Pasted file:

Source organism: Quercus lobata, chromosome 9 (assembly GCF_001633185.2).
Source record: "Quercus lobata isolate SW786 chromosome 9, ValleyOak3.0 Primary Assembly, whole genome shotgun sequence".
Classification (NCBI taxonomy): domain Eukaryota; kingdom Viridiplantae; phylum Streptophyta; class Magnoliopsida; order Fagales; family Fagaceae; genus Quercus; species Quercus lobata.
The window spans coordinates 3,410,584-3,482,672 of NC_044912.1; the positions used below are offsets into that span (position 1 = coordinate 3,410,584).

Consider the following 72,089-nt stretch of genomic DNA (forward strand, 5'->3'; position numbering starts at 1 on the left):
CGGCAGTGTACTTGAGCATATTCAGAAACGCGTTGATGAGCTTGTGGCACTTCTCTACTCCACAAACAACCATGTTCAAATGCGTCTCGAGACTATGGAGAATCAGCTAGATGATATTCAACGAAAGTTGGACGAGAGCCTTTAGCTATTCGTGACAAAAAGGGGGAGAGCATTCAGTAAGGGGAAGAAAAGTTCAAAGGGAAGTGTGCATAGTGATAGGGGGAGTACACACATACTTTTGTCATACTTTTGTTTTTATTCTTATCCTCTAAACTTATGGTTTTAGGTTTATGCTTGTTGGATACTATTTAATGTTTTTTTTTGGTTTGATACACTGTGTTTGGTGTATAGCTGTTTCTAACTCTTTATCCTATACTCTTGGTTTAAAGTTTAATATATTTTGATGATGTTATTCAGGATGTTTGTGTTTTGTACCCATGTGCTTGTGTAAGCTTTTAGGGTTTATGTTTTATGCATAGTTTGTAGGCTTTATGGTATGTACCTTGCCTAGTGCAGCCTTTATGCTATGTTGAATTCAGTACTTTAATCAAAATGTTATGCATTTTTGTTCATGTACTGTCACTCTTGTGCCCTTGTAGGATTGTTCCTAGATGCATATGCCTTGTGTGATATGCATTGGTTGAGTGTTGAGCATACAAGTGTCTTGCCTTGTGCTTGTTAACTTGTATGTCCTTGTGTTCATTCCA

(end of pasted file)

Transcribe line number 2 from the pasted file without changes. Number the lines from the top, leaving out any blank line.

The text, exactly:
Source record: "Quercus lobata isolate SW786 chromosome 9, ValleyOak3.0 Primary Assembly, whole genome shotgun sequence".